Tuesday, April 22, 2014

No. 44: Symetra Life's Reasons for Changing Its Domicile from Washington State to Iowa

Over the years many life insurance companies have redomesticated; that is, they have changed their states of domicile. For example, some companies redomesticated to Nebraska, and more recently some companies redomesticated to Iowa. I was not familiar with the reasons for those moves. Therefore, when I learned early this year that Symetra Financial Corporation (Symetra) is redomesticating its principal operating subsidiary, Symetra Life Insurance Company (Symetra Life), from Washington State to Iowa, I tried to find out the reasons for the move.

Symetra's 8-K Filing
On January 14, 2014, Symetra (NYSE:SYA) filed an 8-K (material event) report with the Securities and Exchange Commission (SEC) disclosing the plan to redomesticate Symetra Life. The 8-K said:
Symetra expects the redomestication to further its efforts to grow and diversify Symetra Life's product portfolio and risk profile by permitting Symetra Life to take advantage of state-of-the-art statutes and regulations governing the life insurance industry, including regulations relating to derivative transactions.
Symetra's Press Release
Attached to the 8-K was a press release. It quoted Tom Marra, president and chief executive officer of Symetra, as saying:
After much consideration, our decision to change Symetra Life's state of incorporation was driven by a complex, challenging and quickly changing regulatory environment. We believe that the redomestication will further our efforts to grow and diversify Symetra Life's product portfolio and risk profile by permitting Symetra Life to take advantage of the state-of-the-art statutes and regulations governing the life insurance industry in Iowa, where some of the industry's biggest players are domiciled.
My Public Records Request in Iowa
In an effort to learn more, I filed a public records request with the Iowa Insurance Division (Division) asking for copies of the redomestication application and attachments. In response, the Division sent me two letters that had been written by Symetra—one to the Iowa commissioner and one to a deputy commissioner—and said the remainder of the application is a confidential examination workpaper pursuant to Iowa Code section 507.14. Here is some of what Symetra said in the two letters:
We believe that the redomestication will further our efforts to grow and diversify Symetra Life's product portfolio and risk profile. We are mindful of the need for our companies to meet your statutory requirements for redomestication, which include the placement of jobs in the State of Iowa. To that end, we have formulated a proposed plan to hire 20 to 40 employees in Iowa within the next two to four years....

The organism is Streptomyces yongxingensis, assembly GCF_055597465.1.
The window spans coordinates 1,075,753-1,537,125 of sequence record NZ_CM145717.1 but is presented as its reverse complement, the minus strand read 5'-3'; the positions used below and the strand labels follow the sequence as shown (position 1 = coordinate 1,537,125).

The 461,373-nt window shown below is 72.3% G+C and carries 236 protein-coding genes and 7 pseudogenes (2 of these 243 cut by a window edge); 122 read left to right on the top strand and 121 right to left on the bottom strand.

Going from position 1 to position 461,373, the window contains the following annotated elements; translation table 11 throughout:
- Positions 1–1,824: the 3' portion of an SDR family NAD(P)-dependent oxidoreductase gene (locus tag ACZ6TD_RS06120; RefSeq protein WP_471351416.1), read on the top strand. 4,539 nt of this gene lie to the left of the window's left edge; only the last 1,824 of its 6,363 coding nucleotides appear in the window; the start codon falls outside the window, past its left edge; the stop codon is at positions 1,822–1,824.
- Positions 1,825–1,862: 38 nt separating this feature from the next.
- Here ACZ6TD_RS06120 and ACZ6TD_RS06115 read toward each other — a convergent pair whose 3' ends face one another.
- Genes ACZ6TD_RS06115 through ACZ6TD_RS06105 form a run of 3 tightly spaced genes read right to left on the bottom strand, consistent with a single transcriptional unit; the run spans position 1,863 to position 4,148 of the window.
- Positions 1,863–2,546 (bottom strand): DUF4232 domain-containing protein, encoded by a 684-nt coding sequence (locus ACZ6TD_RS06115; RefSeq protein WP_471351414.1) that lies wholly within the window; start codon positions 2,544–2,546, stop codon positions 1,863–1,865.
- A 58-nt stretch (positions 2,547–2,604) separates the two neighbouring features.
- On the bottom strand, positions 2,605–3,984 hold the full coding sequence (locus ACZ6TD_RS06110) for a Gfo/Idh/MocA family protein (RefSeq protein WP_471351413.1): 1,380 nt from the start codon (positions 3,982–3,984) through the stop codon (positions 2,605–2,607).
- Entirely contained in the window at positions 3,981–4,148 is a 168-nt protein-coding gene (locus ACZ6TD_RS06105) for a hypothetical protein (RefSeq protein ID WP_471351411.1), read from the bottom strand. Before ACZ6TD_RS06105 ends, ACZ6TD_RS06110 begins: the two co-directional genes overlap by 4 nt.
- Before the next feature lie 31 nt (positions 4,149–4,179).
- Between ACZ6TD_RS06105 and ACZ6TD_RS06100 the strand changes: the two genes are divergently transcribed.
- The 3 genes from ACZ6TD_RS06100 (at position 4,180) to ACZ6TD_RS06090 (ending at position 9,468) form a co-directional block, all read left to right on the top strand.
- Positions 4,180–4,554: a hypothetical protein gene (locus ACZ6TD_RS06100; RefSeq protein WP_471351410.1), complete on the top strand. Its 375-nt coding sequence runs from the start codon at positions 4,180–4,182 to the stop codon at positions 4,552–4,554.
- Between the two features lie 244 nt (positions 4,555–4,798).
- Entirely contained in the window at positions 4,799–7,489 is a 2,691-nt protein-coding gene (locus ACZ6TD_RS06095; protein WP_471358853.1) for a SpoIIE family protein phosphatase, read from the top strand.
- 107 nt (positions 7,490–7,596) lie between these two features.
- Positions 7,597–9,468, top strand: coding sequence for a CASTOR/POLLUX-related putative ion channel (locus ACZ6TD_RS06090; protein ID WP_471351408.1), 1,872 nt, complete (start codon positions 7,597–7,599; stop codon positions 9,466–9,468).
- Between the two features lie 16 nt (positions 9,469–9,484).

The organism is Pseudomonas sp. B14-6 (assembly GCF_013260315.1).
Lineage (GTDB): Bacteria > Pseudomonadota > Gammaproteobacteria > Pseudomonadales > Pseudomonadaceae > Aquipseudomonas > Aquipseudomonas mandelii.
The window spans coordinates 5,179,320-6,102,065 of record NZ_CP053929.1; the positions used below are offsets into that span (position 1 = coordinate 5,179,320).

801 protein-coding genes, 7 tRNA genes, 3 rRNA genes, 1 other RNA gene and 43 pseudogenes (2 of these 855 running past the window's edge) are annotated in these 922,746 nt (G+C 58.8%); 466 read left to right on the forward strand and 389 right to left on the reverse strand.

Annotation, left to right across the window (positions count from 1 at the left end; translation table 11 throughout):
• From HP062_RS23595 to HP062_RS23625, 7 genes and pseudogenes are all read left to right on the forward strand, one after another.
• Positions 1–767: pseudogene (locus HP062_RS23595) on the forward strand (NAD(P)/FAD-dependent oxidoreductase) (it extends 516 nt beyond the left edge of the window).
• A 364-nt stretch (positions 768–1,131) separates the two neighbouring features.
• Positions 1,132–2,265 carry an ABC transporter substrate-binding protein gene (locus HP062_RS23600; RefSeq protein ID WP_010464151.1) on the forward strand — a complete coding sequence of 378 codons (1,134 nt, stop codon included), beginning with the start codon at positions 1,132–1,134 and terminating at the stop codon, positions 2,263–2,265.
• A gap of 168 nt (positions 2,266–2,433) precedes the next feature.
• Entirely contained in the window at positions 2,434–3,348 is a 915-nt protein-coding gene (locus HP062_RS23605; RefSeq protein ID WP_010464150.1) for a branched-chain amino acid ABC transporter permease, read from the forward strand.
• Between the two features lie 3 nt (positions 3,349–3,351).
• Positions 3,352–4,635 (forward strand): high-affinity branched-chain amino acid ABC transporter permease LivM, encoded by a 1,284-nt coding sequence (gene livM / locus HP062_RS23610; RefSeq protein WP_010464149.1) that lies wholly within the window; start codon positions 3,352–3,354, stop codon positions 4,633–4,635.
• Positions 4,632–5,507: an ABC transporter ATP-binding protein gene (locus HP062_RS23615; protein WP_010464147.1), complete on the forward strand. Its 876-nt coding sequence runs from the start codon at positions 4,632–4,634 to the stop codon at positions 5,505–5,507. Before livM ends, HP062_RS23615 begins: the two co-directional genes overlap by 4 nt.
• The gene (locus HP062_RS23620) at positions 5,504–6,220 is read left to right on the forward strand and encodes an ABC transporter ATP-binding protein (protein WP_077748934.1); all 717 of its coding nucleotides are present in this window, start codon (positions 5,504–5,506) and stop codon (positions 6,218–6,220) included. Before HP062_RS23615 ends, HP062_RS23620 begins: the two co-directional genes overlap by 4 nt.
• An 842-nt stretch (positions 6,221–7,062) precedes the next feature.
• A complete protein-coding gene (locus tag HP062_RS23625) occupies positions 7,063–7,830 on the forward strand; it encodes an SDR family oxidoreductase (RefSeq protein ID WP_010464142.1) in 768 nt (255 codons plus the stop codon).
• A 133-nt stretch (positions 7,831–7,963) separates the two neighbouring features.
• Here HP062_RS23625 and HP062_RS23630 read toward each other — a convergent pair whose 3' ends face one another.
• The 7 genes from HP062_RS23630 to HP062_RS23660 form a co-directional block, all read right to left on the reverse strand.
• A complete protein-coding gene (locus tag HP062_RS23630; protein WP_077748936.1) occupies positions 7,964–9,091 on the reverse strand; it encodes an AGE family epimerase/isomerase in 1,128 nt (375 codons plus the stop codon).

We understand that the Application and its contents will be treated as materials disclosed to the Division in the course of analysis of the financial condition or market conduct of the Applicant, and therefore will be treated as privileged and confidential pursuant to the authority set forth in Iowa Code section 507.14. In the event that the Division at any time receives a request for or a subpoena requiring production of all or any portion of the Application that does not fall within the exceptions set forth in Iowa Code section 507.14, subsection 3, we respectfully request that the Division immediately advise us of such request or subpoena in order that we may take the appropriate action to protect confidential information within the Application.
My Public Records Request in Washington
I also filed a public records request with the Washington Office of the Insurance Commissioner (OIC). On March 7, the OIC said:
The documents you have requested have been marked confidential by the company. While we do not have a statutory exemption to withhold the documents, it is necessary to give the company an opportunity to file a court order to prevent the OIC from releasing them. If we do not receive a court order by 5:00 p.m., April 4, 2014, I will be able to release the requested documents to you on April 7, 2014. Should the OIC be restrained from releasing these documents, you will be notified.
My Request to Symetra
I also wrote to David S. Goldstein, senior vice president, general counsel and secretary of Symetra. I indicated what documents I had seen and asked him to tell me the reasons for the redomestication in greater detail than shown in those documents. He said in part:
Symetra Life expects to benefit from a fairly substantial reduction in the amount of premium taxes that it is assessed on a retaliatory basis. We also believe that Symetra Life needs a level playing field to effectively compete with other life insurance companies, particularly with regard to current and emerging industry standards that deal with reserve financing, accounting and reinsurance rules. A handful of states, including Iowa, are leading the way in engaging life insurance companies on these complex regulations. Many of these jurisdictions have the resources to dedicate to the life insurance industry. Attention to these issues by the state legislature is equally important. We evaluated a number of states across several criteria and concluded that Iowa is most closely aligned with our objectives. Among other things, Iowa has state-of-the-art statutes and regulations governing the life insurance business and is the domicile of some of the biggest players in the industry.
Documents from the OIC
Symetra did not provide a court order, and the OIC sent me 978 pages on a CD. The cover letter from Symetra mentions the simultaneous redomestication application to Iowa, makes no claim of confidentiality for the documents, and includes this paragraph: